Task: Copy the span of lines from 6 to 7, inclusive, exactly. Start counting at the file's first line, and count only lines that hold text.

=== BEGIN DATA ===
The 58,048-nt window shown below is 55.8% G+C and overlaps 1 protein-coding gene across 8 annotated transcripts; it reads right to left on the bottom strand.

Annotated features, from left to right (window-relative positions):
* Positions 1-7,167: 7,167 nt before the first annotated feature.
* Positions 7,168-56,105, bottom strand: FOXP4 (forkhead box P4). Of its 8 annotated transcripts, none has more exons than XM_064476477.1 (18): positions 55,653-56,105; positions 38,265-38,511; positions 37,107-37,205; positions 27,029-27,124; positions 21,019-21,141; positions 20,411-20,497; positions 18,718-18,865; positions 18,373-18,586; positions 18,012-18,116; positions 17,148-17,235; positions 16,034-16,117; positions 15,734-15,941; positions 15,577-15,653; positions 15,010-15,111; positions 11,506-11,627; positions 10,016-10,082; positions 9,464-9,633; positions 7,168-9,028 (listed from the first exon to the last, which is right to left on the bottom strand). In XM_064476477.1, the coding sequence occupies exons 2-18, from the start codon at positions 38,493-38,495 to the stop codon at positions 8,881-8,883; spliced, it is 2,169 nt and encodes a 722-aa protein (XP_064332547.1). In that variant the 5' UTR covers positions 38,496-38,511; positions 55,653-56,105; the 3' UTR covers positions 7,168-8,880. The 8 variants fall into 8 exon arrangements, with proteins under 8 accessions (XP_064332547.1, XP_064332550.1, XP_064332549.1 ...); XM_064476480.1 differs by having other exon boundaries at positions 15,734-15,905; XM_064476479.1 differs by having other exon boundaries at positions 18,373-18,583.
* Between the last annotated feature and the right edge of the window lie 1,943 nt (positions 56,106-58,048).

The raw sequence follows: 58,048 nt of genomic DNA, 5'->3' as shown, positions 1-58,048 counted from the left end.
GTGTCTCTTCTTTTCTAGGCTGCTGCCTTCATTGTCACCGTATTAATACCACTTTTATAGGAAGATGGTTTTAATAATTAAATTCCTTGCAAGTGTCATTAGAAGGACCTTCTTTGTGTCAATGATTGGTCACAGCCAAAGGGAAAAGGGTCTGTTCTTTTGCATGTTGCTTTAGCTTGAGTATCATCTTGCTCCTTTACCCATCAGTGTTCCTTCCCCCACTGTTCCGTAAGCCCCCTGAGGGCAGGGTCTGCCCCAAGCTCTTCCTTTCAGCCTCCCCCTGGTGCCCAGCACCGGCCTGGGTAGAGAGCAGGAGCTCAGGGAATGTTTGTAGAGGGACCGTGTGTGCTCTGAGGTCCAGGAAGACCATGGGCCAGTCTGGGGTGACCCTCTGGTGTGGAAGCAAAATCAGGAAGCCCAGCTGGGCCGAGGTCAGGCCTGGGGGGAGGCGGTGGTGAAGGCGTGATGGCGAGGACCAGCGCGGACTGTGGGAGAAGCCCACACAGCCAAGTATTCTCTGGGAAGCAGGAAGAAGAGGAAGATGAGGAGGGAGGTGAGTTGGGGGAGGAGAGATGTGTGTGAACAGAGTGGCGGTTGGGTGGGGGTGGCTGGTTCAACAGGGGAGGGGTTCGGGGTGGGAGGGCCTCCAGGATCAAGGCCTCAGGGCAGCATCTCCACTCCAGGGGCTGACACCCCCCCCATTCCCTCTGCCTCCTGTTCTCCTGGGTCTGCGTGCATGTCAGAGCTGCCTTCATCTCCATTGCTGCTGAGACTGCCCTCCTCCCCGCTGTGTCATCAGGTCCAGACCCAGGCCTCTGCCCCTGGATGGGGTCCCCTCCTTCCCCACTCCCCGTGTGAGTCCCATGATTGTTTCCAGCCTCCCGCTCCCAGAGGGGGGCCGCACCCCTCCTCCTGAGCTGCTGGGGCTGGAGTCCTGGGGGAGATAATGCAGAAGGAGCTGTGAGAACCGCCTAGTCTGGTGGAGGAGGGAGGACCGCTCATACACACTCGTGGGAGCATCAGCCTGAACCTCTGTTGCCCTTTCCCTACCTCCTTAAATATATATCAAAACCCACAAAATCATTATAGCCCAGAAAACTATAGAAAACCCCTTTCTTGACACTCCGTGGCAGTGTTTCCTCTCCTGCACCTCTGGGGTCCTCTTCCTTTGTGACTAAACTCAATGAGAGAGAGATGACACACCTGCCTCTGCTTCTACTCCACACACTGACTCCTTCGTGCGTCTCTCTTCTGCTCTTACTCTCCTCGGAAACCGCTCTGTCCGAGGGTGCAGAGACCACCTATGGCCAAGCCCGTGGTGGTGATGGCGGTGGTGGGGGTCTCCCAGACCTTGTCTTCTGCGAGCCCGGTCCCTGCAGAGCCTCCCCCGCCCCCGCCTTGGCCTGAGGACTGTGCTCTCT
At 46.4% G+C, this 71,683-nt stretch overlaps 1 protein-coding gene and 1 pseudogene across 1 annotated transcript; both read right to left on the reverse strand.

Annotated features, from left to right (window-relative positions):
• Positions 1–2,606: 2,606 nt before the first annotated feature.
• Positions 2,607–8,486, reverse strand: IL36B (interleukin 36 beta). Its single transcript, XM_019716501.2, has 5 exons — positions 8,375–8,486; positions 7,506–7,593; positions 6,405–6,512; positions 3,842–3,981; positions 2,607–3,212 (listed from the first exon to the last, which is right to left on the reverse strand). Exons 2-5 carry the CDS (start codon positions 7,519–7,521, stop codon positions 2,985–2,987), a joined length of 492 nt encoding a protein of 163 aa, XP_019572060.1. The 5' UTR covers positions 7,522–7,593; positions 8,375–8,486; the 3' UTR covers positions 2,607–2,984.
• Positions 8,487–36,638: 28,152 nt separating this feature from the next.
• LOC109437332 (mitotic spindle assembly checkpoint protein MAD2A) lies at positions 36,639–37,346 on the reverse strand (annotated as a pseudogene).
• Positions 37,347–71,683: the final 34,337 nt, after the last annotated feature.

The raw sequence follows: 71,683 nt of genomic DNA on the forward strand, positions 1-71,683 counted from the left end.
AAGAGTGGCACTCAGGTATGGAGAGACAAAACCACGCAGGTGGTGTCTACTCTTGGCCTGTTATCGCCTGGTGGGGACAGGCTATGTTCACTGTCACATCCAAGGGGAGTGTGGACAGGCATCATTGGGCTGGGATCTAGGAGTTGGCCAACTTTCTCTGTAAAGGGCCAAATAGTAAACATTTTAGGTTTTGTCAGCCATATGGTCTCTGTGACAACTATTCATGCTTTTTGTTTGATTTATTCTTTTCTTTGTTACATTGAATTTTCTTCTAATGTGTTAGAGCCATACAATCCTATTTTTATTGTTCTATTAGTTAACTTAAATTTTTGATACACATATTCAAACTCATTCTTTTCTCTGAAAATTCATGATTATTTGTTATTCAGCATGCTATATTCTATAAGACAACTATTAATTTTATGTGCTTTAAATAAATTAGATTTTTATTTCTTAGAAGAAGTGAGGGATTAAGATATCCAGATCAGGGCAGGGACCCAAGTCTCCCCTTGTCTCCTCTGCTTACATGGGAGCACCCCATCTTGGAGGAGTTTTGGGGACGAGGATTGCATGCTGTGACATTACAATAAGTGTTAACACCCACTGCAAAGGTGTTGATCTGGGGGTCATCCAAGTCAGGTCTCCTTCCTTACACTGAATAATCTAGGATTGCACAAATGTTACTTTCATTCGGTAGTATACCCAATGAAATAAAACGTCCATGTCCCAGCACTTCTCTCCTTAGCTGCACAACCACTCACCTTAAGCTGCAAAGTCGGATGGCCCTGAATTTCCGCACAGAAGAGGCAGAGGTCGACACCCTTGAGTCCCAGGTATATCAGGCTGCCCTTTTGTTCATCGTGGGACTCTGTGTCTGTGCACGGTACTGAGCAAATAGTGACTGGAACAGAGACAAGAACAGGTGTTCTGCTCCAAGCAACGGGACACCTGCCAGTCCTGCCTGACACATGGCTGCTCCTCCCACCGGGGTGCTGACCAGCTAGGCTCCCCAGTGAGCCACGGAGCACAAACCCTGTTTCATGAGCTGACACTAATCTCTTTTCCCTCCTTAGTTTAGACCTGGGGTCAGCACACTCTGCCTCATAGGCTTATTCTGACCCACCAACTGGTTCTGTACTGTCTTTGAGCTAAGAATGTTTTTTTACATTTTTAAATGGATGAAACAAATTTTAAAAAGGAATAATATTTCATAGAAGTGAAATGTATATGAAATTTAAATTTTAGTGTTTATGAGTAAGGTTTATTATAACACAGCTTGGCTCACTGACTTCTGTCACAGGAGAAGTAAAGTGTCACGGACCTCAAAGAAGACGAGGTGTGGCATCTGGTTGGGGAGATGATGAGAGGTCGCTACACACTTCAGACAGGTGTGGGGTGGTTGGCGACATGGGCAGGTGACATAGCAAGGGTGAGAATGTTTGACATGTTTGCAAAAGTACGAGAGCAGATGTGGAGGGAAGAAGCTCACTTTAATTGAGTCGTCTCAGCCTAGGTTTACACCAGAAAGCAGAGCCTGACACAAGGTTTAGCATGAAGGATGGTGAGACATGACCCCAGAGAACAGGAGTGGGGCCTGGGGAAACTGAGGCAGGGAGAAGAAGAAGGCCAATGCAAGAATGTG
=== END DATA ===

The raw sequence follows: 58,048 nt of genomic DNA, 5'->3' as shown, positions 1-58,048 counted from the left end.
GTGTCTCTTCTTTTCTAGGCTGCTGCCTTCATTGTCACCGTATTAATACCACTTTTATAGGAAGATGGTTTTAATAATTAAATTCCTTGCAAGTGTCATTAGAAGGACCTTCTTTGTGTCAATGATTGGTCACAGCCAAAGGGAAAAGGGTCTGTTCTTTTGCATGTTGCTTTAGCTTGAGTATCATCTTGCTCCTTTACCCATCAGTGTTCCTTCCCCCACTGTTCCGTAAGCCCCCTGAGGGCAGGGTCTGCCCCAAGCTCTTCCTTTCAGCCTCCCCCTGGTGCCCAGCACCGGCCTGGGTAGAGAGCAGGAGCTCAGGGAATGTTTGTAGAGGGACCGTGTGTGCTCTGAGGTCCAGGAAGACCATGGGCCAGTCTGGGGTGACCCTCTGGTGTGGAAGCAAAATCAGGAAGCCCAGCTGGGCCGAGGTCAGGCCTGGGGGGAGGCGGTGGTGAAGGCGTGATGGCGAGGACCAGCGCGGACTGTGGGAGAAGCCCACACAGCCAAGTATTCTCTGGGAAGCAGGAAGAAGAGGAAGATGAGGAGGGAGGTGAGTTGGGGGAGGAGAGATGTGTGTGAACAGAGTGGCGGTTGGGTGGGGGTGGCTGGTTCAACAGGGGAGGGGTTCGGGGTGGGAGGGCCTCCAGGATCAAGGCCTCAGGGCAGCATCTCCACTCCAGGGGCTGACACCCCCCCCATTCCCTCTGCCTCCTGTTCTCCTGGGTCTGCGTGCATGTCAGAGCTGCCTTCATCTCCATTGCTGCTGAGACTGCCCTCCTCCCCGCTGTGTCATCAGGTCCAGACCCAGGCCTCTGCCCCTGGATGGGGTCCCCTCCTTCCCCACTCCCCGTGTGAGTCCCATGATTGTTTCCAGCCTCCCGCTCCCAGAGGGGGGCCGCACCCCTCCTCCTGAGCTGCTGGGGCTGGAGTCCTGGGGGAGATAATGCAGAAGGAGCTGTGAGAACCGCCTAGTCTGGTGGAGGAGGGAGGACCGCTCATACACACTCGTGGGAGCATCAGCCTGAACCTCTGTTGCCCTTTCCCTACCTCCTTAAATATATATCAAAACCCACAAAATCATTATAGCCCAGAAAACTATAGAAAACCCCTTTCTTGACACTCCGTGGCAGTGTTTCCTCTCCTGCACCTCTGGGGTCCTCTTCCTTTGTGACTAAACTCAATGAGAGAGAGATGACACACCTGCCTCTGCTTCTACTCCACACACTGACTCCTTCGTGCGTCTCTCTTCTGCTCTTACTCTCCTCGGAAACCGCTCTGTCCGAGGGTGCAGAGACCACCTATGGCCAAGCCCGTGGTGGTGATGGCGGTGGTGGGGGTCTCCCAGACCTTGTCTTCTGCGAGCCCGGTCCCTGCAGAGCCTCCCCCGCCCCCGCCTTGGCCTGAGGACTGTGCTCTCT